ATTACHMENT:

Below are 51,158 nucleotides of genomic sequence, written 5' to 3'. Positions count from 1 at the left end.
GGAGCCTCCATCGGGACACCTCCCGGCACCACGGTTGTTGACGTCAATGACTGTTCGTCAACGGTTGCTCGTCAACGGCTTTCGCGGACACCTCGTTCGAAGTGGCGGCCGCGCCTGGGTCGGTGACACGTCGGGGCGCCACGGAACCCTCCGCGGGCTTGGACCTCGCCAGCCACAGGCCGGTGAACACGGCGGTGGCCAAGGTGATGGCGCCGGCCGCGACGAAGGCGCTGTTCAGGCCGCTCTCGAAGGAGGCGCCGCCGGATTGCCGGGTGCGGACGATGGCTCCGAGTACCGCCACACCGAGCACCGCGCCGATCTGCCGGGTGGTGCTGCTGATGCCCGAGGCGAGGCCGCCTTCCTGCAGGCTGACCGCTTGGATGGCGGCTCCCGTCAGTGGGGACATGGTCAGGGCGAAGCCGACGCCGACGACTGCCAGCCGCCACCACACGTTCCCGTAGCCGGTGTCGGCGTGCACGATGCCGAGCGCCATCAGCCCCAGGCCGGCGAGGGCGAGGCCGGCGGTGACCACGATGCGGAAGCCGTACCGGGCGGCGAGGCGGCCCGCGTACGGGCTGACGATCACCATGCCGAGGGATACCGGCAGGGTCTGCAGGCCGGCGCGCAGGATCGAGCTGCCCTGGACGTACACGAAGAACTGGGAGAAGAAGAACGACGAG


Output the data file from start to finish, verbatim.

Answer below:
Below are 51,158 nucleotides of genomic sequence, written 5' to 3'. Positions count from 1 at the left end.
GGAGCCTCCATCGGGACACCTCCCGGCACCACGGTTGTTGACGTCAATGACTGTTCGTCAACGGTTGCTCGTCAACGGCTTTCGCGGACACCTCGTTCGAAGTGGCGGCCGCGCCTGGGTCGGTGACACGTCGGGGCGCCACGGAACCCTCCGCGGGCTTGGACCTCGCCAGCCACAGGCCGGTGAACACGGCGGTGGCCAAGGTGATGGCGCCGGCCGCGACGAAGGCGCTGTTCAGGCCGCTCTCGAAGGAGGCGCCGCCGGATTGCCGGGTGCGGACGATGGCTCCGAGTACCGCCACACCGAGCACCGCGCCGATCTGCCGGGTGGTGCTGCTGATGCCCGAGGCGAGGCCGCCTTCCTGCAGGCTGACCGCTTGGATGGCGGCTCCCGTCAGTGGGGACATGGTCAGGGCGAAGCCGACGCCGACGACTGCCAGCCGCCACCACACGTTCCCGTAGCCGGTGTCGGCGTGCACGATGCCGAGCGCCATCAGCCCCAGGCCGGCGAGGGCGAGGCCGGCGGTGACCACGATGCGGAAGCCGTACCGGGCGGCGAGGCGGCCCGCGTACGGGCTGACGATCACCATGCCGAGGGATACCGGCAGGGTCTGCAGGCCGGCGCGCAGGATCGAGCTGCCCTGGACGTACACGAAGAACTGGGAGAAGAAGAACGACGAG